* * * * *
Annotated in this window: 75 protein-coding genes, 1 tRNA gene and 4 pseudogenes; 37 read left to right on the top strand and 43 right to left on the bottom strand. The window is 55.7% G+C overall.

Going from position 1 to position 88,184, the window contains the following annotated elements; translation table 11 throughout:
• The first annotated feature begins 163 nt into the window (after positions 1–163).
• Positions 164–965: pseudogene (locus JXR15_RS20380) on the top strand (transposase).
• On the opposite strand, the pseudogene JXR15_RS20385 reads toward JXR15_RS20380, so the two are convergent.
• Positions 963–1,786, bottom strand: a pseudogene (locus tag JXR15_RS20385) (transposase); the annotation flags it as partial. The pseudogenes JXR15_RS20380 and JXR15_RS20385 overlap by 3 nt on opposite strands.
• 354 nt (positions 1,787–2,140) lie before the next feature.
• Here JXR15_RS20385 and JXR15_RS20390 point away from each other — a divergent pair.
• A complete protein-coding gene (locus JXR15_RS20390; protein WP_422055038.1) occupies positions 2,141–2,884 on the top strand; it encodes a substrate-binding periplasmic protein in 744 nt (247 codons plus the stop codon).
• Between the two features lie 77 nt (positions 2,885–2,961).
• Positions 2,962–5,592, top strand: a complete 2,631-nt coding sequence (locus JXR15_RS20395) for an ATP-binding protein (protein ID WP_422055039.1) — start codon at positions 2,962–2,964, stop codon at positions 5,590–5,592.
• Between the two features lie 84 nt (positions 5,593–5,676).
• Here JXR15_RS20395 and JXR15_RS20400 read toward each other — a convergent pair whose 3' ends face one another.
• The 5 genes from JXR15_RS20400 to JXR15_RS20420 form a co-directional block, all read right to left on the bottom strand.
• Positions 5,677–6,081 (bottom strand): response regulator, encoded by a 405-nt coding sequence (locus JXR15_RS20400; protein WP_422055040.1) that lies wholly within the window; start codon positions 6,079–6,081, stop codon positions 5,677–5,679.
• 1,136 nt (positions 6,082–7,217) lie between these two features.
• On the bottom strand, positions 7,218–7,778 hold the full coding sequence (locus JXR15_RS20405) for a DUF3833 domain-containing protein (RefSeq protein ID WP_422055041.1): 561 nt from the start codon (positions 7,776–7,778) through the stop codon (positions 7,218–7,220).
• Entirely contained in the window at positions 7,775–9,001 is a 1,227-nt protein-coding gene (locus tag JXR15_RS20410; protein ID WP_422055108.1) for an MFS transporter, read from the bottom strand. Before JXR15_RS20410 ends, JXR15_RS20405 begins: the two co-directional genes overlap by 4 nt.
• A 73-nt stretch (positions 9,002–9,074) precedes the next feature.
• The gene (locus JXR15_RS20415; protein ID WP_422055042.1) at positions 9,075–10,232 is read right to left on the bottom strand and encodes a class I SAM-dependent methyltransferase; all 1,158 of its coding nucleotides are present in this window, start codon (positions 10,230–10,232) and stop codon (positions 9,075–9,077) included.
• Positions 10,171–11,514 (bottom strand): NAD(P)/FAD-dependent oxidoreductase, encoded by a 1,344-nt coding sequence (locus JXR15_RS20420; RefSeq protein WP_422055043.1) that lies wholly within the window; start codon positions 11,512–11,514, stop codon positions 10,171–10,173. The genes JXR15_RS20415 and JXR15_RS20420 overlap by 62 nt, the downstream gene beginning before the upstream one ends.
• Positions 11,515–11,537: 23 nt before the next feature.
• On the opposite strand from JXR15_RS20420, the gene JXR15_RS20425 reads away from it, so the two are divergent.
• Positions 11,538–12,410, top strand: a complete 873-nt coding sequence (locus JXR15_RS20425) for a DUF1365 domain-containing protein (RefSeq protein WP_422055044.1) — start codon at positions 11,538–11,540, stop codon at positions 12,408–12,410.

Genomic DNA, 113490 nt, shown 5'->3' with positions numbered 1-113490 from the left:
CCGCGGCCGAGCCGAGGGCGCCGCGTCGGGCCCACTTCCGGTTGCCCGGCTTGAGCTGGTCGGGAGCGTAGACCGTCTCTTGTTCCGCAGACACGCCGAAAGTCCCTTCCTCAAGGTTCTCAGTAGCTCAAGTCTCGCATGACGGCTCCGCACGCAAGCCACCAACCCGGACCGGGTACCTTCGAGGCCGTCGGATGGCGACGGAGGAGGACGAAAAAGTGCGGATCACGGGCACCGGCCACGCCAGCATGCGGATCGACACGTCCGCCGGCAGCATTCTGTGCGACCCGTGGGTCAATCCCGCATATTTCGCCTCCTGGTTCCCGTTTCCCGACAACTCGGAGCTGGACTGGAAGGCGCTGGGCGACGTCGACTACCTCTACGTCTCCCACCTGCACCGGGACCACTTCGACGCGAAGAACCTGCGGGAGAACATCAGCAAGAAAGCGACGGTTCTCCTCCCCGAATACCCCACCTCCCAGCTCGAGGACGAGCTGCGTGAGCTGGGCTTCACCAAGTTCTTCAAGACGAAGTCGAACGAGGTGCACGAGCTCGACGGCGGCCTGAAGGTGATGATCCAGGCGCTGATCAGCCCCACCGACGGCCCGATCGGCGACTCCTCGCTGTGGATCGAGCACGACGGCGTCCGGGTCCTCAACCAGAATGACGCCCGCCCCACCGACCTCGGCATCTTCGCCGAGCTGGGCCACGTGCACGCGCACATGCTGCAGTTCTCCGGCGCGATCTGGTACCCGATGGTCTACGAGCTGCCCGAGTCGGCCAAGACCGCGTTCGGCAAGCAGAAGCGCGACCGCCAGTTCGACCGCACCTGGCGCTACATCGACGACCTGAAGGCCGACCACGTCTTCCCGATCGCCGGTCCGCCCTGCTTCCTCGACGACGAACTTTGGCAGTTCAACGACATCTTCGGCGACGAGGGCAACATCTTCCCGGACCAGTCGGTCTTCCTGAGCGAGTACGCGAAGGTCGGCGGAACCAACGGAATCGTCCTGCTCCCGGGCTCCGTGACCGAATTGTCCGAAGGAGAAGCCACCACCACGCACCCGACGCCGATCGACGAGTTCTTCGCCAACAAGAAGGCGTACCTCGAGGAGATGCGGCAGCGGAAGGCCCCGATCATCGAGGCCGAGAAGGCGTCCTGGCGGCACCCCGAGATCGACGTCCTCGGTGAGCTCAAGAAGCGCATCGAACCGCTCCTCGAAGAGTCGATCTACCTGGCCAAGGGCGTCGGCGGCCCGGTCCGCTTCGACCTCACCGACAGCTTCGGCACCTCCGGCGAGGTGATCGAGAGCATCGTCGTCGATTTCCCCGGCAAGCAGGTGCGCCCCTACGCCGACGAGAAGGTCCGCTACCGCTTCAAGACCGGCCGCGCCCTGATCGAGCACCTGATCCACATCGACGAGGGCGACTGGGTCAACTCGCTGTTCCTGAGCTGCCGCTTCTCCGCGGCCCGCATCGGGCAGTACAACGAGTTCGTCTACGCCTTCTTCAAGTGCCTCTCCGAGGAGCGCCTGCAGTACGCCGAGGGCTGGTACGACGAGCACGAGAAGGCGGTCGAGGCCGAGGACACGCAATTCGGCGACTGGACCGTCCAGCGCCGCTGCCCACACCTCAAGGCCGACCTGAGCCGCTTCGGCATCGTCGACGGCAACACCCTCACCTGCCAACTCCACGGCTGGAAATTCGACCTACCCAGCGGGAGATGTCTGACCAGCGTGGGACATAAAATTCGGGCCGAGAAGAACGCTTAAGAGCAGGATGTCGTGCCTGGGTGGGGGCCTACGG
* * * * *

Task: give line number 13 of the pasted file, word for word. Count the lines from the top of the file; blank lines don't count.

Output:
• Here JXR15_RS20395 and JXR15_RS20400 read toward each other — a convergent pair whose 3' ends face one another.